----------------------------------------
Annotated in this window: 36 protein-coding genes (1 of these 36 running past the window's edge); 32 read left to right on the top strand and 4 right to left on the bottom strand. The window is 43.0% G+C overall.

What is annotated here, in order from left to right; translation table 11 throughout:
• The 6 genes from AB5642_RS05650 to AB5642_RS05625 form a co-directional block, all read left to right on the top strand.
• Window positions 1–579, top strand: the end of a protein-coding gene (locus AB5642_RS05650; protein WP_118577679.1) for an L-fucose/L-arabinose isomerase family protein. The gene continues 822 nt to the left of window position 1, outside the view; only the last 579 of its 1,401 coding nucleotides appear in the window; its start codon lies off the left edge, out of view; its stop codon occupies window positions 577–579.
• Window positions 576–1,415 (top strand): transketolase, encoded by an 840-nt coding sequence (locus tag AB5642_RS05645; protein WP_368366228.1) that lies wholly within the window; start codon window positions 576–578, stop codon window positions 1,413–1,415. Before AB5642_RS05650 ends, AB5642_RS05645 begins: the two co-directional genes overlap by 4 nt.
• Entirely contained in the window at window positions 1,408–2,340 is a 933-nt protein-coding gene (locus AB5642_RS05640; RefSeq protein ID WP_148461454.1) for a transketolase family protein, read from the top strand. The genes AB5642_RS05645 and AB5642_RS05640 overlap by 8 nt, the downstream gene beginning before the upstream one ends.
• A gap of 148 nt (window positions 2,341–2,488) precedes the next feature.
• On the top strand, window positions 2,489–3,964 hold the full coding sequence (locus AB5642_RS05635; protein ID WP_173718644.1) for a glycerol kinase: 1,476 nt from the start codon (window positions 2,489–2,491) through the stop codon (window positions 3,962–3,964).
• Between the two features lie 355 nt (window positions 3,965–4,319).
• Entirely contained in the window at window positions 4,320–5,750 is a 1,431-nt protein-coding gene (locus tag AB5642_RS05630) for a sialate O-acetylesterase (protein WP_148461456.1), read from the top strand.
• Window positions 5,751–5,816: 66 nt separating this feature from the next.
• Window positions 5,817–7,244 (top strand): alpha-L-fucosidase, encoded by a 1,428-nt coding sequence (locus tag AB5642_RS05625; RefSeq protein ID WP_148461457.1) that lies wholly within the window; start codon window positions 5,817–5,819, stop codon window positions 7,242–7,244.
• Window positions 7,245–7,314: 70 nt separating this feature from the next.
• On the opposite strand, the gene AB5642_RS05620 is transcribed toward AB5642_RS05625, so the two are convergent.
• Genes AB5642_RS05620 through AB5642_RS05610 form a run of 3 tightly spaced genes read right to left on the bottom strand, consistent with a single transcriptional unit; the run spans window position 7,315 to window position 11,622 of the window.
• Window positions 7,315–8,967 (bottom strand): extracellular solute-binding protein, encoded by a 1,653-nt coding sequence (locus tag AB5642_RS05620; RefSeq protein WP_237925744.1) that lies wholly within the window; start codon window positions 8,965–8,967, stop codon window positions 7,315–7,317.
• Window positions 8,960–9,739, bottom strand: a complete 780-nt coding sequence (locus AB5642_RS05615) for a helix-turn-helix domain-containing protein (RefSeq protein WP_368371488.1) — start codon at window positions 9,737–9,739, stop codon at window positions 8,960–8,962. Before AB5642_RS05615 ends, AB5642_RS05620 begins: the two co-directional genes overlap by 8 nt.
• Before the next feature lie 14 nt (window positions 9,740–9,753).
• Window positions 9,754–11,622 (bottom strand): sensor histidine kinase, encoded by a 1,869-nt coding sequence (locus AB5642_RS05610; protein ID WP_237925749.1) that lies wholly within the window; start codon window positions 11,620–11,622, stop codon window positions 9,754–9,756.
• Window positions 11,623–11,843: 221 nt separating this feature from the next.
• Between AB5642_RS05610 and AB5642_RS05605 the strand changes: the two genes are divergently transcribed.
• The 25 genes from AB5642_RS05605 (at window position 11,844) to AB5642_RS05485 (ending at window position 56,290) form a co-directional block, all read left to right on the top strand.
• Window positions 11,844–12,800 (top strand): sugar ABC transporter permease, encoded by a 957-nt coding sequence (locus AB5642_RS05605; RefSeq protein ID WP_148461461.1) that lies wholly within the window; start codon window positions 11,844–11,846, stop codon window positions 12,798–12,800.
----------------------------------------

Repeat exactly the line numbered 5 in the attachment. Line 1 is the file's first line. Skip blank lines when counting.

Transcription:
• Window positions 576–1,415 (top strand): transketolase, encoded by an 840-nt coding sequence (locus tag AB5642_RS05645; protein WP_368366228.1) that lies wholly within the window; start codon window positions 576–578, stop codon window positions 1,413–1,415. Before AB5642_RS05650 ends, AB5642_RS05645 begins: the two co-directional genes overlap by 4 nt.